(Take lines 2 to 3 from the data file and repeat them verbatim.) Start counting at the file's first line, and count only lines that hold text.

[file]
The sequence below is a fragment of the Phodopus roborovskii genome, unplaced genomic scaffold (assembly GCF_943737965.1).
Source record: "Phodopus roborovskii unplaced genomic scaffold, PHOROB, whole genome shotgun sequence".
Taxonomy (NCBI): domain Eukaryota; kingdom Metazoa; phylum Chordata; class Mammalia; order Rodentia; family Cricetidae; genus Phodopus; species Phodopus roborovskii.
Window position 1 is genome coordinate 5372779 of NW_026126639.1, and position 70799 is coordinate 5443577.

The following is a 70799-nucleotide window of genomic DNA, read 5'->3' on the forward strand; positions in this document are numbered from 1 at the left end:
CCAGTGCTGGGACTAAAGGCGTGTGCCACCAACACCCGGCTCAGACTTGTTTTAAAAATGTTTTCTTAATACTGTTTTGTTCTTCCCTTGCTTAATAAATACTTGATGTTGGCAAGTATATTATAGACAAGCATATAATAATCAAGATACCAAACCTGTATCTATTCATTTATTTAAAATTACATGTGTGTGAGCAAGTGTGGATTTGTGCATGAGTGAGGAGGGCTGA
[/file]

Source record: "Phodopus roborovskii unplaced genomic scaffold, PHOROB, whole genome shotgun sequence".
Taxonomy (NCBI): domain Eukaryota; kingdom Metazoa; phylum Chordata; class Mammalia; order Rodentia; family Cricetidae; genus Phodopus; species Phodopus roborovskii.